French speakers with links to North Africa, France and Belgium appear to be leading the units and are responsible for developing attack strategies in Europe, said a European security official who spoke on condition of anonymity because he was not authorized to discuss briefing material. He is also familiar with interrogations of former fighters who have returned to Europe. Some were jailed after leaving IS while others were kicked out of the terror group, and they include Muslims and Muslim converts from all across Europe.
Fighters in the units are trained in battleground strategies, explosives, surveillance techniques and counter surveillance, the security official said.
“The difference is that in 2014, some of these IS fighters were only being given a couple weeks of training,” he said. “Now the strategy has changed. Special units have been set up. The training is longer. And the objective appears to no longer be killing as many people as possible but rather to have as many terror operations as possible, so the enemy is forced to spend more money or more in manpower.”
Similar methods had been developed by al-Qaida but IS has taken it to a new level, he said. Another difference is that fighters are being trained to be their own operators—not necessarily to be beholden to orders from the IS stronghold in Raqqa, Syria, or elsewhere.
Several security officials have said there is growing evidence to suggest the bulk of the training is taking place in Syria, Libya and elsewhere in North Africa.
In the case of Tuesday’s attacks, Abdeslam’s arrest may have been a trigger for a plot that was already far along.
“To pull off an attack of this sophistication, you need training, planning, materials and a landscape,” said Shiraz Maher, a senior research fellow at the International Centre for the Study of Radicalisation at Kings College in London, which has one of the largest databases of fighters and their networks.
“Even if they worked flat out, the attackers in Brussels would have needed at least four days,” said Maher, who has conducted extensive interviews with foreign fighters.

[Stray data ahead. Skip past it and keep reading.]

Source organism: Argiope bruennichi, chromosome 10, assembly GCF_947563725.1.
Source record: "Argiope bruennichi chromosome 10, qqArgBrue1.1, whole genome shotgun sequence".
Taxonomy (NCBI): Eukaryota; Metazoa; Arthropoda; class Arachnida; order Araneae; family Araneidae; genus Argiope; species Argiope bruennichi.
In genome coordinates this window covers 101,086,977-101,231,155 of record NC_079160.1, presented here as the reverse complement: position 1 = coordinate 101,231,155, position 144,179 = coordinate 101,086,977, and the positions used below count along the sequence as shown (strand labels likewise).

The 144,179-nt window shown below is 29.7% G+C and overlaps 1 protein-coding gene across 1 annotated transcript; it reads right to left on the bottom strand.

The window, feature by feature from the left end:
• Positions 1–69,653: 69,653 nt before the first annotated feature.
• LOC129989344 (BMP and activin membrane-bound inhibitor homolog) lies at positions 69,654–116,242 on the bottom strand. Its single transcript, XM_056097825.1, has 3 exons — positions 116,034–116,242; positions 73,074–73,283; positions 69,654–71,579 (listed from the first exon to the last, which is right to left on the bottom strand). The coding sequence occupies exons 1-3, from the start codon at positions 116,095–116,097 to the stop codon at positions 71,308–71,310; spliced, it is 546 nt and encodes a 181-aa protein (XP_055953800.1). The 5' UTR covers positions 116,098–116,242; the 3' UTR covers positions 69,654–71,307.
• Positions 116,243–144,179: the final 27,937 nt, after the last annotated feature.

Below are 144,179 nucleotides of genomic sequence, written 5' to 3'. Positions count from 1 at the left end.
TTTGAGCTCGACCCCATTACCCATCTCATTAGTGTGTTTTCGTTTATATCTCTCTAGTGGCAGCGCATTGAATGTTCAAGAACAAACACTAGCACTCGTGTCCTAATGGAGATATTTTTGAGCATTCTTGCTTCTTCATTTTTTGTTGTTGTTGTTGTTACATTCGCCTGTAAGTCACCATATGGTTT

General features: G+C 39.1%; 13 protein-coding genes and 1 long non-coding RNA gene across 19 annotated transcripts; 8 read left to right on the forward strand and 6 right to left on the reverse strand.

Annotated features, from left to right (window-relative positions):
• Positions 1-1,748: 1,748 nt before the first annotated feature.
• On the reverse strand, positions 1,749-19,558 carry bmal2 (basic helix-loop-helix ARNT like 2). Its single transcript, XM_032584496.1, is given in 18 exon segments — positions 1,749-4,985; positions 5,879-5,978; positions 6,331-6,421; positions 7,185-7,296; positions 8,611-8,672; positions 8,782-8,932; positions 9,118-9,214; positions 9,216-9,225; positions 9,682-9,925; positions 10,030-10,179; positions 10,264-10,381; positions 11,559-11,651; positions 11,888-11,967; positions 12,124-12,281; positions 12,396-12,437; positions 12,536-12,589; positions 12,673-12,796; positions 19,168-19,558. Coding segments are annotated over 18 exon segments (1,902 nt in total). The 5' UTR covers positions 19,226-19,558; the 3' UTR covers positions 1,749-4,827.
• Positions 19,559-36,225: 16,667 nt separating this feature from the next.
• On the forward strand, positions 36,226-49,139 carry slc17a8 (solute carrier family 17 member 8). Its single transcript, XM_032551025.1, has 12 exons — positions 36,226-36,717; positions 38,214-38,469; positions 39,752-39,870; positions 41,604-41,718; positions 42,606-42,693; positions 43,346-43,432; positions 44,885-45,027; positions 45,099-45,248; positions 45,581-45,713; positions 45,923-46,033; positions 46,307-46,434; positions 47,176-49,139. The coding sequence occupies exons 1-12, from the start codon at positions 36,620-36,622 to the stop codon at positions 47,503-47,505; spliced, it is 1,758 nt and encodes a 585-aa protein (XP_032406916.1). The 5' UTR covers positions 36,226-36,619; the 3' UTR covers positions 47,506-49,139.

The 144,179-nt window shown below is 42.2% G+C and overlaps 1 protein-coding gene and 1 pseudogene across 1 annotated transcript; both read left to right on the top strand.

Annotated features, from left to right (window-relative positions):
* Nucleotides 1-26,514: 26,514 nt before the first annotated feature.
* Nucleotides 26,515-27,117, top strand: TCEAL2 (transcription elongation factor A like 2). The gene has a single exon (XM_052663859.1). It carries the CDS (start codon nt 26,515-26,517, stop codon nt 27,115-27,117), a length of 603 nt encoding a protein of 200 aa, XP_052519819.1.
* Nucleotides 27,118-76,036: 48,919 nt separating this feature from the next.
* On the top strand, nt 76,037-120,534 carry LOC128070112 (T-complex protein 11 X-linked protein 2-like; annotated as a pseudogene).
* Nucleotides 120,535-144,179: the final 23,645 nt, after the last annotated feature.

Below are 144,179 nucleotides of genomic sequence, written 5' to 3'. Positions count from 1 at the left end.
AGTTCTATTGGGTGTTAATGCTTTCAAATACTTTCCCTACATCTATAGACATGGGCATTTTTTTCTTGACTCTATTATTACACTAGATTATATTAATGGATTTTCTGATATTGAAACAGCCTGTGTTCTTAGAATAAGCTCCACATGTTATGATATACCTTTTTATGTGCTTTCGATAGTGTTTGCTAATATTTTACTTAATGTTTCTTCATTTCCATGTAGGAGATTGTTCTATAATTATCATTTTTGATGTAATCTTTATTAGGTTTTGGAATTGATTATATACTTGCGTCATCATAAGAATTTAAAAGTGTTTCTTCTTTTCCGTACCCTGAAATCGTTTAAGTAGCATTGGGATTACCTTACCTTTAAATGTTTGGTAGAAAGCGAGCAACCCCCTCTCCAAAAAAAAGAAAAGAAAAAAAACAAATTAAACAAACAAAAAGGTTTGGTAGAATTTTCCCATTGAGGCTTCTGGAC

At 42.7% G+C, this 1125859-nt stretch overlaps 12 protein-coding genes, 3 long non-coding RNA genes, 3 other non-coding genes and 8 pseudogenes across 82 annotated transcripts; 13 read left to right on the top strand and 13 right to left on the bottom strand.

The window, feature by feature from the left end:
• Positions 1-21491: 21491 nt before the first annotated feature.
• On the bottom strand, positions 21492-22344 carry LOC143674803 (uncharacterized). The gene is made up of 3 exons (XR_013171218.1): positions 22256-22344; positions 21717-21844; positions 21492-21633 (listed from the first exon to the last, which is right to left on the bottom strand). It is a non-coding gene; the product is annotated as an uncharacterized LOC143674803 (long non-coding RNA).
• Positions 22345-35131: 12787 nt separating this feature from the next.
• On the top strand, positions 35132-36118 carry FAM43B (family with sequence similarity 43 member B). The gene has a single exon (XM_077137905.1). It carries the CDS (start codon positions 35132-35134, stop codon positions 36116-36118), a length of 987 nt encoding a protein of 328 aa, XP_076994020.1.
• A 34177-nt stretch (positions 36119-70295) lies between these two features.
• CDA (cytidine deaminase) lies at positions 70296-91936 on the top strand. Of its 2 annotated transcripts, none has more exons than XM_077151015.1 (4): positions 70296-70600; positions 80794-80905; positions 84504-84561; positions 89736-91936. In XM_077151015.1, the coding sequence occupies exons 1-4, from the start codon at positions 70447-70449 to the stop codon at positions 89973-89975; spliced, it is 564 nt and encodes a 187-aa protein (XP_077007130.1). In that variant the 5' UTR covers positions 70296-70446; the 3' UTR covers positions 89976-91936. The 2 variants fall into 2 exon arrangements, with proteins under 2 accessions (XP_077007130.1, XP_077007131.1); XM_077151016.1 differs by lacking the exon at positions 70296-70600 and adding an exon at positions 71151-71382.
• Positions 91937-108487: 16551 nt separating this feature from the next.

The question for many intelligence and security officials is now turning to just how many more fighters have been trained and are ready for more attacks.
A senior Iraqi intelligence official who was not authorized to speak publicly said people from the cell that carried out the Paris attacks are scattered across Germany, Britain, Italy, Denmark and Sweden. Recently, a new group crossed in from Turkey, the official said.
On Wednesday, Turkish authorities said one of the Brussels suicide attackers, Ibrahim El Bakraoui, was caught last June near the Syrian border and deported to the Netherlands, with Ankara warning Dutch and Belgian officials that he was a “foreign terrorist fighter.” But he was released from Dutch custody due to lack of evidence of involvement in extremism.
Belgian Justice Minister Koen Geens said Wednesday that authorities had no reason to detain El Bakraoui because he was “not known for terrorist acts but as a common law criminal who was on conditional release.”
The latest new name to surface this week, Najim Laachraoui, turned out to be the bombmaker who made the suicide vests used in the Paris attacks, according to French and Belgian officials. Attackers used an explosive known as Triacetone Triperoxide, or TATP, made from common household chemicals. DNA evidence indicates he died on Tuesday in the suicide attack on the airport, two officials briefed on the investigation told AP.
Fifteen kilos of TATP were found in an apartment linked to the Brussels attackers, along with other explosive material.
The unidentified man seen on security footage wearing a white jacket and black hat at the Brussels airport on Tuesday remains at large, a fugitive link in a chain still being forged.